The draft law is set to come into force from June 1st and require retailers to check the age of anyone wanting to buy so called energy drinks - defined as a drink with more than 150 mg added caffeine per litre as well as ingredients like taurine, inositol, Guarana alkaloids or ginkgo.
Schools and colleges will also be barred from selling the caffeinated drinks.
Advertisements will be subject to restrictions such as obligatory health warnings on the dangers of excessive consumption and a ban on sponsorship of sporting events or association with alcohol.
The law follows a similar move by its neighbouring country Lithuania, which announced a ban on sales to under 18s in 2014.
However, the Latvian Advertising Association (Biedrība Latvijas Reklāmas asociācija) lashed out at the initiative, claiming such restrictions were contrary to EU’s fundamental principles of free trade and would jeopardise Latvian competiveness in that only Latvian-registered advertisers would be covered.
The association has sent a letter to the Latvian government urging it to reconsider.
It also suggested the aim of the policy – improving public health – would not be achieved in this way and highlighted the European Food Safety Authority’s (EFSA) caffeine risk assessment published last year, which concluded up to 400 mg of caffeine a day and 200 mg in a single dose was safe for a general adult population.
Meanwhile consumer group Foodwatch – a long-time proponent of an EU-wide ban on the sale of energy drinks to under 18s – welcomed the law.
Setting a good example?
Press officer Andreas Winkler told us Lithuania and Latvia had set a good example, which the rest of Europe should follow.
“For precautionary health protection, urgent action is needed,” he told us.
“Foodwatch is demanding a general sales ban on energy shots. In addition, conventional energy drinks should have a clear warning on the packaging and should be available for sale only to people who are 18 years of age and over.”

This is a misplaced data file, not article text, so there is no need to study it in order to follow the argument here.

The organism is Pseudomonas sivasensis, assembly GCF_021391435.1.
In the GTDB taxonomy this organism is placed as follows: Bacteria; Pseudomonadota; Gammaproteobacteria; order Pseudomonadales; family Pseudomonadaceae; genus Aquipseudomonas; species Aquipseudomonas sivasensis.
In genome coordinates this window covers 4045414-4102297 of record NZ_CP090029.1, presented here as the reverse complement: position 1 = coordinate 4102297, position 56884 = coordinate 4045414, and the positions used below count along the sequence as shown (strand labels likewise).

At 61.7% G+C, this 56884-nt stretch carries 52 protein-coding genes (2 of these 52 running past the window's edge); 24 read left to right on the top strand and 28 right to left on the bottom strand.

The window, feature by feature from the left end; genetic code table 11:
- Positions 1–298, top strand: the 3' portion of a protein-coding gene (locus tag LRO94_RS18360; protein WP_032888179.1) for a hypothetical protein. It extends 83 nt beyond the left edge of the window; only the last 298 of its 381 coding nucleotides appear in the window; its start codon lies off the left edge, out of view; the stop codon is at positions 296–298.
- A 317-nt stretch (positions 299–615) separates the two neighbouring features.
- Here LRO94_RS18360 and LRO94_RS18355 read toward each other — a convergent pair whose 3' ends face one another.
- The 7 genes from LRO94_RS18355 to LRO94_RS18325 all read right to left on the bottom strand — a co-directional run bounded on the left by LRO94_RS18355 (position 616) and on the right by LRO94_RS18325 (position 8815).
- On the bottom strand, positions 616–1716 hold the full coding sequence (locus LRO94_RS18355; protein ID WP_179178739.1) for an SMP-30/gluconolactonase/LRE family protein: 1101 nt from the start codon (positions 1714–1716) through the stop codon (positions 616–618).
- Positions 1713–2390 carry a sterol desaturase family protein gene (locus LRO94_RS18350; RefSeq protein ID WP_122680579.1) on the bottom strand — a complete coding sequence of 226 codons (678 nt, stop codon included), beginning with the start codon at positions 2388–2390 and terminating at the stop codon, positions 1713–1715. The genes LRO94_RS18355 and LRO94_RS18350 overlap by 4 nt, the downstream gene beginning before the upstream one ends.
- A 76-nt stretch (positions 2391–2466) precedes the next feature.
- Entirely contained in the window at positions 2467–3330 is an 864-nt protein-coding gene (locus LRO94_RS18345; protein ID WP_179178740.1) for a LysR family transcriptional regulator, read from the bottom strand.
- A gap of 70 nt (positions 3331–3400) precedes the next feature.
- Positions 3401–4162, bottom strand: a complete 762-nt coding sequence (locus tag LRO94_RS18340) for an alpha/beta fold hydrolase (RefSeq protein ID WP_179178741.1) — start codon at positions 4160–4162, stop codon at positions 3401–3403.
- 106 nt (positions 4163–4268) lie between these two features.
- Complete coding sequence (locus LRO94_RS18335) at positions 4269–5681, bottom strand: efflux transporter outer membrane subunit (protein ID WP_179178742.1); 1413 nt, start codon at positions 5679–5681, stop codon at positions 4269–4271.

Under the European food labelling regulation Food Information to Consumers (FIC), supplements, foods and drinks with added caffeine content over 150 mg per litre must clearly carry the front-of-pack warning: "High caffeine content. Not recommended for children or pregnant or breast-feeding women."
Foodwatch argues that if the products aren’t intended for children, as the warning suggests, they should not be sold to this vulnerable population.
Trade association Energy Drinks Europe (EDE) has repeatedly said the average energy drink contains caffeine content comparable to a cup of coffee.
"Children have enough energy already. Energy drinks are not intended for children. Therefore, EDE members have voluntarily committed not to place any advertisements targeted at children," it writes on its website while referencing the FIC regulation and EFSA's safety opinion.
EFSA’s risk assessment was criticised by the likes of Germany's Federal Institute for Risk Assessment (BfR), which said the opinion did not account for chronic consumption coupled with things like binge drinking and therefore ignored the reality of energy drink consumption for many young people.